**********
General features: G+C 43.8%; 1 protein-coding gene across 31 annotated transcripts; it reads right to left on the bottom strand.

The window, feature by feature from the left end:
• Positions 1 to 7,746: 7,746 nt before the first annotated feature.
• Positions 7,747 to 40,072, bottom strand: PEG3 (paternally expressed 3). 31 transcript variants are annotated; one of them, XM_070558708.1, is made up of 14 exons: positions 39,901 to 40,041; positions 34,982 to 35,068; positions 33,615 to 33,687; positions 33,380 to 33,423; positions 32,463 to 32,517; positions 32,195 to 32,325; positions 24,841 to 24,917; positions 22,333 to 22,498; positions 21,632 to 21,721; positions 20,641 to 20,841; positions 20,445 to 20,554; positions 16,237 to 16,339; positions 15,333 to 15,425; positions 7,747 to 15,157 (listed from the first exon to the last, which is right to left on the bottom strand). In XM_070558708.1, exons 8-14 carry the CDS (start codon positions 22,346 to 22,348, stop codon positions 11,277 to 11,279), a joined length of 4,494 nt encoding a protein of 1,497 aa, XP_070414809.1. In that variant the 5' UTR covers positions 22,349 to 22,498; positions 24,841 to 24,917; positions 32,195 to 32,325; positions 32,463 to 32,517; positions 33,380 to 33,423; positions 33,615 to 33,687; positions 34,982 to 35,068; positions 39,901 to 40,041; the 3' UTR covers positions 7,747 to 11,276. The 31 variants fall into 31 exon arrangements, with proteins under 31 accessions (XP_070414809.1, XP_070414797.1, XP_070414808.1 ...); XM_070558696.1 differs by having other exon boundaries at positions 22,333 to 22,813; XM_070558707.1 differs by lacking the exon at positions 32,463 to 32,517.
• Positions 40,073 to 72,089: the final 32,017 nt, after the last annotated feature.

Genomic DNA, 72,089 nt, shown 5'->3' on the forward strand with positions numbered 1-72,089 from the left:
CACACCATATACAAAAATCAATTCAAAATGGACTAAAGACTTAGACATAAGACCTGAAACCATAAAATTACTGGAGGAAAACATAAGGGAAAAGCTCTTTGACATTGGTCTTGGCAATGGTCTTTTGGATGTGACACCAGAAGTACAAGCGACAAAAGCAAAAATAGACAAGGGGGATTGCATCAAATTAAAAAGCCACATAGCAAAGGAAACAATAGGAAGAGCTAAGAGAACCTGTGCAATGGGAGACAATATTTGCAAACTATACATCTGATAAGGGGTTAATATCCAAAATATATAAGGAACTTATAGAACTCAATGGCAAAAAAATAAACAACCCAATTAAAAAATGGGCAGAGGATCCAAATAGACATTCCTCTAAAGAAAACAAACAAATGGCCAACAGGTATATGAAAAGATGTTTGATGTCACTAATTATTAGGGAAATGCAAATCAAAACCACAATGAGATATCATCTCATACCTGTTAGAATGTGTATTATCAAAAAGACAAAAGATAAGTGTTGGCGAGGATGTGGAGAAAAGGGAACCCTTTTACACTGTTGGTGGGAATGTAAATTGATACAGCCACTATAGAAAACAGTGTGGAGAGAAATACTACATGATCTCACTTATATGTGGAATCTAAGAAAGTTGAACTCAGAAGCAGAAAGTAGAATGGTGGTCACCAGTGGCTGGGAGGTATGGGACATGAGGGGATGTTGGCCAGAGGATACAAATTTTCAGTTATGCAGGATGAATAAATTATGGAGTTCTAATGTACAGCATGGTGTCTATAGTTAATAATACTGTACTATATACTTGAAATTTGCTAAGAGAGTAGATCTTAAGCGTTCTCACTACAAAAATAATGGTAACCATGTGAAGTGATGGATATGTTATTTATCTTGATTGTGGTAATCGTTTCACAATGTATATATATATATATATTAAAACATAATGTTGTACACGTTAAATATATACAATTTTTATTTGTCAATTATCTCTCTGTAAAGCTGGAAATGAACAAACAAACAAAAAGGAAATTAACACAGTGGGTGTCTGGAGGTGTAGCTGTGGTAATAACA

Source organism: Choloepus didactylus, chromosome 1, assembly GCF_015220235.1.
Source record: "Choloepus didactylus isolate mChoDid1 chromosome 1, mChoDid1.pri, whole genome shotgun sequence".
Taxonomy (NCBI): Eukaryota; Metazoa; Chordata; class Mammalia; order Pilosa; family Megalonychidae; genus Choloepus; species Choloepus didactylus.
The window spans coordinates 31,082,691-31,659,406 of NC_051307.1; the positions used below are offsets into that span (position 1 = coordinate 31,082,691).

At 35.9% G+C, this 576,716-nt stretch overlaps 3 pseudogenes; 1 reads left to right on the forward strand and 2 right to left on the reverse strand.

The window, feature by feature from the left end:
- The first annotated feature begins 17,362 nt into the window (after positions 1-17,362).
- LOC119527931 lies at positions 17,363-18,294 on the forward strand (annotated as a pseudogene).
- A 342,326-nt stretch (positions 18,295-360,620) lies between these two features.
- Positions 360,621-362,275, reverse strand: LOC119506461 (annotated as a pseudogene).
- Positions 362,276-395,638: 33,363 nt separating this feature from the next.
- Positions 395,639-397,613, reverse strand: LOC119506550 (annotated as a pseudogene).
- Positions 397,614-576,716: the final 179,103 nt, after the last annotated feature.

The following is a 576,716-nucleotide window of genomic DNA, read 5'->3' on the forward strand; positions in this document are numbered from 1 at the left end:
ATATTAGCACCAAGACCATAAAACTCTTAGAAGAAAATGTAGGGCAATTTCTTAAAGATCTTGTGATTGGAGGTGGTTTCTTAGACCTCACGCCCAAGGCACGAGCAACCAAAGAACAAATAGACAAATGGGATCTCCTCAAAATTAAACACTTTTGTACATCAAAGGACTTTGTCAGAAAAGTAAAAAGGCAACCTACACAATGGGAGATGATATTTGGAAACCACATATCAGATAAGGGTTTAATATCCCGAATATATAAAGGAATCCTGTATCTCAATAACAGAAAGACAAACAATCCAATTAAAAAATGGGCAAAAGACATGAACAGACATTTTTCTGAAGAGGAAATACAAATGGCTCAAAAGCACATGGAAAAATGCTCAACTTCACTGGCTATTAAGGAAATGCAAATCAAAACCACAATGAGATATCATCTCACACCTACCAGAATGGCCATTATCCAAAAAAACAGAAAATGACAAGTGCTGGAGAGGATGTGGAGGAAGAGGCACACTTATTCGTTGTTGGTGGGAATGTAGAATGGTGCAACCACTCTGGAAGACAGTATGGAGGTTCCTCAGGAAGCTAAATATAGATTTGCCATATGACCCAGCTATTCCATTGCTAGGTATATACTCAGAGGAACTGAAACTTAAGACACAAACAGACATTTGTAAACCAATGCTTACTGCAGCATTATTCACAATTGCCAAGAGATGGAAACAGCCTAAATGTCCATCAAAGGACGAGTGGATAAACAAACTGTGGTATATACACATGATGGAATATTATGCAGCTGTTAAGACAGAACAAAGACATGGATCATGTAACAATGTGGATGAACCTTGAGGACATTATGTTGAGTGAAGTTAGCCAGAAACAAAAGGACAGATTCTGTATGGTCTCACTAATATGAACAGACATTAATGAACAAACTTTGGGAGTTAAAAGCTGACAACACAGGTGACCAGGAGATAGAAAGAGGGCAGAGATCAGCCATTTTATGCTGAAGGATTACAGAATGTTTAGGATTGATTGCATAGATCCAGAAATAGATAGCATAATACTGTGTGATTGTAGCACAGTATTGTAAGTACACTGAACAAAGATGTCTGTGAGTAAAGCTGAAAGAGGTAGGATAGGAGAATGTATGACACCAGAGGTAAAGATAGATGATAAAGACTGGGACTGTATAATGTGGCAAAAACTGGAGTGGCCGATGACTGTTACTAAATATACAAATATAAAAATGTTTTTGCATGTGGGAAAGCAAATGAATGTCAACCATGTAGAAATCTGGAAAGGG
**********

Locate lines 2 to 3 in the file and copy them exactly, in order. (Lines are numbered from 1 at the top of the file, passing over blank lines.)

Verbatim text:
The window, feature by feature from the left end:
• Positions 1 to 7,746: 7,746 nt before the first annotated feature.